By Nelson Carvajal | Press Play December 2, 2013 at 12:55PM
“I don’t think they’re evaluated and drafted because they’re ready. They’re evaluated and drafted because of their potential […] also: They’re cheap. You can buy them,” explains Mike Jarvis. At the time of the interview, Jarvis was the basketball coach of St. John’s University. The “them” he’s referring to are the young basketball prodigies who put their dreams on the line the moment they enter the NBA draft. Most of the time, these talented young athletes have a couple of college years under their belt, which lifts the veil on alternate career possibilities, in the event that their future bid in the draft falls through–but in 2001, the NBA made an unprecedented move by drafting Glynn Academy high school’s Kwame Brown as the first overall pick; Brown would later be joined by Tyson Chandler (Dominguez High School) and Eddy Curry (Thornwood High School) in the first round as well. That 2001 NBA Draft not only made history, it changed the entire climate of talent-seeking and cultivation in professional basketball. It stripped back the rite of passage of continuing education (i.e. college) as an option for these young men and tempted them with the opportunity of instant fame and “cash money.” It also left a taste of cynicism among the higher-ups in the industry. According to Jarvis, “In its own way, it’s not a whole lot different than slavery. You buy the best-looking person. If they make it, fine. If they don’t, you go out and buy somebody else.” At the time of the 2001 NBA Draft, Lenny Cooke was ranked the number one high school basketball player in the country, beating out fellow youthful players like LeBron James, Carmelo Anthony and Amar’e Stoudamire.
Cooke’s decision to enter the 2002 NBA Draft, as a 19-year-old talent fresh out of high school, is what is at the center of Ben and Joshua Safdie’s new cinema verite-style documentary Lenny Cooke. Using handheld cameras that often zoom in and out on their subjects, while chasing a moment or fleeting thought, the Safdie Brothers have unusual access to Cooke’s day-to-day activities in the months leading up to the 2002 Draft; Cooke sometimes busies himself with basketball practice, but mostly hangs out with his New York-based friends and Virginia-based family. Because of the immediacy of this kind of filmmaking, we watch the red tape and gym court-politics surrounding the young basketball star from a remove, like flies on a wall. Particularly, there’s a bleak but insightful scene of a former NBA coach breaking down how little money the players stand to earn, once they’re actually drafted into the NBA, to a room of full of teenage basketball players; as they listen to the coach crunch the numbers (e.g. paying federal taxes, health insurance, taking care of the innumerable amount of family members that will come out of the woodwork, etc.) into a real, bottom line scenario, and their faces get more pensive and quiet, we get a glimpse at how fooled these young men have been by the faux rock-star appeal of the professional athlete’s life.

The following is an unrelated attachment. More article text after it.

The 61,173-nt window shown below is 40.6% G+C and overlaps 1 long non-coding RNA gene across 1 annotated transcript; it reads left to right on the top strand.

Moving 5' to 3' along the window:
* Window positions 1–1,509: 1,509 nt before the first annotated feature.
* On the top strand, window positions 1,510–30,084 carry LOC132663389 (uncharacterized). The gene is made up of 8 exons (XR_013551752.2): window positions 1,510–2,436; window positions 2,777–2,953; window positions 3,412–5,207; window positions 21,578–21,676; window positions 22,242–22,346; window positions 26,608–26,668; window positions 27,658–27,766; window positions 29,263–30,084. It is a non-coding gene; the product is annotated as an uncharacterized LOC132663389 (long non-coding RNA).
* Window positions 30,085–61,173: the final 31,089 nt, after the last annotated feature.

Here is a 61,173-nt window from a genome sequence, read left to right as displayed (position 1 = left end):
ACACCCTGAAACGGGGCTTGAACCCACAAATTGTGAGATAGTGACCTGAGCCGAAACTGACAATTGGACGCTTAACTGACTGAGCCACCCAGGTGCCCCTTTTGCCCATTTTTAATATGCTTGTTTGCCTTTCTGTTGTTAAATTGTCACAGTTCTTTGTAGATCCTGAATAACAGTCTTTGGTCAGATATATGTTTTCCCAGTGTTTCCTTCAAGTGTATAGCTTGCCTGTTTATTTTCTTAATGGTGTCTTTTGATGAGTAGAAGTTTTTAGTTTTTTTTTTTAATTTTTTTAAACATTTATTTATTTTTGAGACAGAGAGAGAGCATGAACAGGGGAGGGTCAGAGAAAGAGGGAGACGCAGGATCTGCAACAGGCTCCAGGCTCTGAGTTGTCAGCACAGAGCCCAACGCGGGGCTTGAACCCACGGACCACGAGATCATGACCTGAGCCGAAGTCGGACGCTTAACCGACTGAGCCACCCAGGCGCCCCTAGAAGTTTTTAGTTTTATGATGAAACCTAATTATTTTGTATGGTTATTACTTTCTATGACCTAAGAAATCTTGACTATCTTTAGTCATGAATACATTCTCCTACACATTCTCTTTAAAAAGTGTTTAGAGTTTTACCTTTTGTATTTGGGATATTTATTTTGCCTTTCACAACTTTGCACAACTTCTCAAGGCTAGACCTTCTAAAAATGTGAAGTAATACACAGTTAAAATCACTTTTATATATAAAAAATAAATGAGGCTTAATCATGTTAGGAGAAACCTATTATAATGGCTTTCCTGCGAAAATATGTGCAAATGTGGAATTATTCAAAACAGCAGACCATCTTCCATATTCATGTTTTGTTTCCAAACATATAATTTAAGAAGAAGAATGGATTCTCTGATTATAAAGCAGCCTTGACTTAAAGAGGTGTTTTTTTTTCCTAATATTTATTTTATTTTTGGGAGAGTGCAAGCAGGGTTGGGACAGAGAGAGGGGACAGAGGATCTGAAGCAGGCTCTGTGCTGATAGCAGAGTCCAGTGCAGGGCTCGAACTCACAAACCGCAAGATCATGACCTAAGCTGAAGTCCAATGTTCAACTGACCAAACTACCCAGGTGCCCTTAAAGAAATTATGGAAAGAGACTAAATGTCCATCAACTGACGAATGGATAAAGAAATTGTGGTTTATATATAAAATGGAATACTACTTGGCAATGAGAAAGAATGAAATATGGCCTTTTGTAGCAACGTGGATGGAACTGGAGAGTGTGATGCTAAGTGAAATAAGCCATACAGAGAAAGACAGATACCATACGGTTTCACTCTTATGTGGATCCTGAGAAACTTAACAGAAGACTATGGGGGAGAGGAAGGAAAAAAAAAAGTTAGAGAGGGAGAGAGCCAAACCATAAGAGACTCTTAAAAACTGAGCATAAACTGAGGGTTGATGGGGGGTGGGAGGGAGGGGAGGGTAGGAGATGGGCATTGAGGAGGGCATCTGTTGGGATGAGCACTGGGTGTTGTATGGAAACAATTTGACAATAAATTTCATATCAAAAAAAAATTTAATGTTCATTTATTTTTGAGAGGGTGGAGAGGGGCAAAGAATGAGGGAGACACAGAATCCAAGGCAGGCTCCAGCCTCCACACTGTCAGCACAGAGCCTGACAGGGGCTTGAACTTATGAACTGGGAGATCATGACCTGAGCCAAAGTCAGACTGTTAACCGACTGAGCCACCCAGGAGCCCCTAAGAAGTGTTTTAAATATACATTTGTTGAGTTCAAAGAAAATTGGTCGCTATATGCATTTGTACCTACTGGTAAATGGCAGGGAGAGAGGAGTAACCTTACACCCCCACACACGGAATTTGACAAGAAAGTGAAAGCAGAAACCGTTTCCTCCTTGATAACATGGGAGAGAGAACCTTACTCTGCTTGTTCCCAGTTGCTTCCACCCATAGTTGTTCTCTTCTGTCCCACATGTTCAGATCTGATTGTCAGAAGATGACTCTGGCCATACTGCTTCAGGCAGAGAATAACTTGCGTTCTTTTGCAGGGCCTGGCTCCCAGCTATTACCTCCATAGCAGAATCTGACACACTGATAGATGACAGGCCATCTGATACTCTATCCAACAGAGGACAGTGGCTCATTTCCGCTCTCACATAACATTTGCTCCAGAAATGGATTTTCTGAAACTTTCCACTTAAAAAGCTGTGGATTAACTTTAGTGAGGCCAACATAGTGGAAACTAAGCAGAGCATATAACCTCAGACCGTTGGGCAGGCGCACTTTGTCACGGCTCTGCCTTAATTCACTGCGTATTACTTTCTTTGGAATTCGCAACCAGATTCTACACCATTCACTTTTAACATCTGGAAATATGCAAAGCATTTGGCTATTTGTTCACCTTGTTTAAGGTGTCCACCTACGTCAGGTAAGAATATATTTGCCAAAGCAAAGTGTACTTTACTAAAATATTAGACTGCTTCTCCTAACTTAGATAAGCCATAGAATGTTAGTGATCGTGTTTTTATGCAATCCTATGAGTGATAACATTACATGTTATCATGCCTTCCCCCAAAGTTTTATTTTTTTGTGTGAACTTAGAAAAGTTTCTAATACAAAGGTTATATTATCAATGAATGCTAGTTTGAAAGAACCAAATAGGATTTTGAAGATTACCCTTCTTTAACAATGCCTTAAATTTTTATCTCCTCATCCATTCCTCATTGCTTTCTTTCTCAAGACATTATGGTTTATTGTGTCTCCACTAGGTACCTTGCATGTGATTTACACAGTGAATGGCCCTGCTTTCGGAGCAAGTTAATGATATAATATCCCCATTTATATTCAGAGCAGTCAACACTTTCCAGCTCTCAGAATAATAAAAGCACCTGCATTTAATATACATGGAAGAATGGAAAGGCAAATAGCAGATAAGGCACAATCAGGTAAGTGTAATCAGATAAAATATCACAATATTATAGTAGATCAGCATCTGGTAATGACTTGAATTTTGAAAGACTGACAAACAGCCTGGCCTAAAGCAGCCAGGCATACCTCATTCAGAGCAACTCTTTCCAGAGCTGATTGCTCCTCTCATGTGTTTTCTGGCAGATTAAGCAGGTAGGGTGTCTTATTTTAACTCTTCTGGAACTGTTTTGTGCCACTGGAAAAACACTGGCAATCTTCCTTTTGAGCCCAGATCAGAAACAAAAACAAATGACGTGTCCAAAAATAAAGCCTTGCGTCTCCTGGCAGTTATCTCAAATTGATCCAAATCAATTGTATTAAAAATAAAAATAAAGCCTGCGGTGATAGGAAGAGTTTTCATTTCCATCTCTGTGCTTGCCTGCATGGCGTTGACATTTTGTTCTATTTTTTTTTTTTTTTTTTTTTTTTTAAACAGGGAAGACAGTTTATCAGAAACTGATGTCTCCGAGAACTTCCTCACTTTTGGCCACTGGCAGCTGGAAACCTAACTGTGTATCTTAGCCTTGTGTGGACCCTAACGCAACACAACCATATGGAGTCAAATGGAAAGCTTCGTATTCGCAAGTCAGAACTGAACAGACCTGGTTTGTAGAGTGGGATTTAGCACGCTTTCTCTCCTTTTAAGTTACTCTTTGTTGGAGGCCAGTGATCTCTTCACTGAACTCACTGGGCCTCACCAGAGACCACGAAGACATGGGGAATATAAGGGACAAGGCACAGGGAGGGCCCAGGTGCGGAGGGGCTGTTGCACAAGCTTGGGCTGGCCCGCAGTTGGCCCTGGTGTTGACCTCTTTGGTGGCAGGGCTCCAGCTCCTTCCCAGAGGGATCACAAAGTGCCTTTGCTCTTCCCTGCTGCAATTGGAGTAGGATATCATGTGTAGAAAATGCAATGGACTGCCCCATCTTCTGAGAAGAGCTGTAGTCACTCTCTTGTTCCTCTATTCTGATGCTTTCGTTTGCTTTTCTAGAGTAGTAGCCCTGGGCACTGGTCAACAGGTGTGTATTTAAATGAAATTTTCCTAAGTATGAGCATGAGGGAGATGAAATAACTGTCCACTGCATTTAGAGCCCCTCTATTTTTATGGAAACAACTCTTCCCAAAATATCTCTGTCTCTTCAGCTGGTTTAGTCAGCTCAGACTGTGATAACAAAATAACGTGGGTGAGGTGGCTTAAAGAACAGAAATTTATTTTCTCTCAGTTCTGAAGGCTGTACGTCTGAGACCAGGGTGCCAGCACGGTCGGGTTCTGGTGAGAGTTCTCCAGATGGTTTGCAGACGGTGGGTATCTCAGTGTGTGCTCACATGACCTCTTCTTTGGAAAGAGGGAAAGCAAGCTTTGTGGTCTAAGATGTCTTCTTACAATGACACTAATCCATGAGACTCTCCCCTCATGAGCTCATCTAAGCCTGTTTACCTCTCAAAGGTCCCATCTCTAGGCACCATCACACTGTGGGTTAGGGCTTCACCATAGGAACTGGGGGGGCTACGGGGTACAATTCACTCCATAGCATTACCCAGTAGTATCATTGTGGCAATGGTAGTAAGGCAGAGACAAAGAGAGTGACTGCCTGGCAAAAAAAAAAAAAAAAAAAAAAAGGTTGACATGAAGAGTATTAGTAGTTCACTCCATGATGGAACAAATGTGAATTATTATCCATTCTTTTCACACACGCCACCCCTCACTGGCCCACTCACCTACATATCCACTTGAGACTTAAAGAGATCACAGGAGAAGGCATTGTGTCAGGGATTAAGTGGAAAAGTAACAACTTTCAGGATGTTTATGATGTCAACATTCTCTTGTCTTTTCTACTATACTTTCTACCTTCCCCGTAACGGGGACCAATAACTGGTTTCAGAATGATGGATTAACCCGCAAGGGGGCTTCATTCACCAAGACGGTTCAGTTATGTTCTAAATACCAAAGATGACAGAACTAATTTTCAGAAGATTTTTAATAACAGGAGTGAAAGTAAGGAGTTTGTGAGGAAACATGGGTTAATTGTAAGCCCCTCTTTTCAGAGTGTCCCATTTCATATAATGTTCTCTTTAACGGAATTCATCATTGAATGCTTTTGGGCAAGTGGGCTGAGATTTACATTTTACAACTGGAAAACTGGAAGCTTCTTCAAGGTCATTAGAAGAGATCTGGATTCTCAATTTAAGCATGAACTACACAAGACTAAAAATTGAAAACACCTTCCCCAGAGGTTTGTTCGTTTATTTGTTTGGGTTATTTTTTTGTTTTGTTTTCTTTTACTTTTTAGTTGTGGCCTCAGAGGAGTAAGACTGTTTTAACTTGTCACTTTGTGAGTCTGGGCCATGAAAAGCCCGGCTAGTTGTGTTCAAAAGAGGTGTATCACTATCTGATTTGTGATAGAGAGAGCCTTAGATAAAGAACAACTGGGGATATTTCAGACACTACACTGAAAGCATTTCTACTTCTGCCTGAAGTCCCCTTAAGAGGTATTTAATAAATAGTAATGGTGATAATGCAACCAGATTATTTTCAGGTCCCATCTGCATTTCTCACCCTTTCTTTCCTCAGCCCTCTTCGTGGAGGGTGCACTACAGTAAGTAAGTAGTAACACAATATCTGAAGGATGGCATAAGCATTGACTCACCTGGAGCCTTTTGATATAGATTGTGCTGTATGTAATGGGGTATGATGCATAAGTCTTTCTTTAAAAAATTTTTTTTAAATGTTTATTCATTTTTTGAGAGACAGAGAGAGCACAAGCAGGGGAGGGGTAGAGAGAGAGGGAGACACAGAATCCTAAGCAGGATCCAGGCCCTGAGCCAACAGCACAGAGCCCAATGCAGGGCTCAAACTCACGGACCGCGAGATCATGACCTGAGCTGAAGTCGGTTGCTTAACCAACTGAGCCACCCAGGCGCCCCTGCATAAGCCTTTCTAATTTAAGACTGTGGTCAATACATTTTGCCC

And through it all, Cooke seems like a generally nice young kid. Sure he’s tall, more physically developed than your average teenage male, but he has a wonder in his eyes—almost like a childlike sense of discovery—when all of these new life opportunities are presented to him. He is in a tailspin, due to all the attention from the media, from sports agents, and from his status as the neighborhood hero. Still, Cooke is a teenage father: he’d rather play an arcade video game than deal with his tireless baby. He also falls victim to the attention of his early high school stardom (a trip to Las Vegas, the temptation of other women, and access to walking-around money). And when the documentary reaches the pivotal night of the 2002 NBA Draft, neither the people in the film or members of the audience can anticipate what will happen.
The fallout and denouement after that fateful draft night makes up the final third of the film. The results are equally surprising and sometimes satisfying. And the last third of Lenny Cooke is exceptionally moving: in this section, the film emerges as a life lesson, not just a basketball documentary: Cooke was constantly surrounded by people who wanted to help him—and those who wanted to exploit him. At the end of the day, neither Cooke nor his closest of friends could put the blame on any one industry move-maker or organization. The Lenny Cooke of this film was always in control of his own life decisions. Early on in the documentary, a mentor who really did care for Cooke’s future put it plainly: “It’s easy to be responsible--if you’re responsible all the time. It’s difficult when you pick and choose the times you want to be responsible. Ain’t nobody gonna teach you how to be a better basketball player until you learn how to be a better person.”
Nelson Carvajal is an independent digital filmmaker, writer and content
creator based out of Chicago, Illinois. His digital short films usually
contain appropriated content and have screened at such venues as the London Underground Film Festival. Carvajal runs a blog called FREE CINEMA NOW
which boasts the tagline: "Liberating Independent Film And Video From A
Prehistoric Value System." You can follow Nelson on Twitter here.